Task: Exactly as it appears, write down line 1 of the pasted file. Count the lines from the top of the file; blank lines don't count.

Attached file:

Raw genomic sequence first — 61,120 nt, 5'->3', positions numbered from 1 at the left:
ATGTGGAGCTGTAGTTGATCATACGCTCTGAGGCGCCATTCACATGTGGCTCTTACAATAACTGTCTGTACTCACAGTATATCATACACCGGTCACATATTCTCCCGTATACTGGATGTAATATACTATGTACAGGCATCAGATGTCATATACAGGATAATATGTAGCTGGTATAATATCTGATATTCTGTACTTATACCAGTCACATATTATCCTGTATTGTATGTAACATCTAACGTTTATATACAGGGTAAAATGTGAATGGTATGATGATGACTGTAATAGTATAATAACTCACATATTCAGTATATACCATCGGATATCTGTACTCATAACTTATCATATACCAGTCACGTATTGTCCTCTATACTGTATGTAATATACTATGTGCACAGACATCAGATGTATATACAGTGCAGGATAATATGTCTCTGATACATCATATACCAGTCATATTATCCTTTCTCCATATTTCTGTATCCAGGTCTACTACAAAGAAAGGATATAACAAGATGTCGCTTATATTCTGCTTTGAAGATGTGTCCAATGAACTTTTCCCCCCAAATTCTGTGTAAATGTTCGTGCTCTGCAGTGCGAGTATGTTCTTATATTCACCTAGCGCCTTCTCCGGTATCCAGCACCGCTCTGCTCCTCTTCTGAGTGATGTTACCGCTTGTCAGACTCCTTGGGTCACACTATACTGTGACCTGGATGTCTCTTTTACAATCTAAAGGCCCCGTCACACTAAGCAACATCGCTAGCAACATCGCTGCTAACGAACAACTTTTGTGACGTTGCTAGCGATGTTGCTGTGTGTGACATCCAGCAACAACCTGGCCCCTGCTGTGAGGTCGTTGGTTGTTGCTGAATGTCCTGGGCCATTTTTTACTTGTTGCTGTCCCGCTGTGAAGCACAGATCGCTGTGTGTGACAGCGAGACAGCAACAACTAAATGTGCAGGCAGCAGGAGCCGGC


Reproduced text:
Raw genomic sequence first — 61,120 nt, 5'->3', positions numbered from 1 at the left: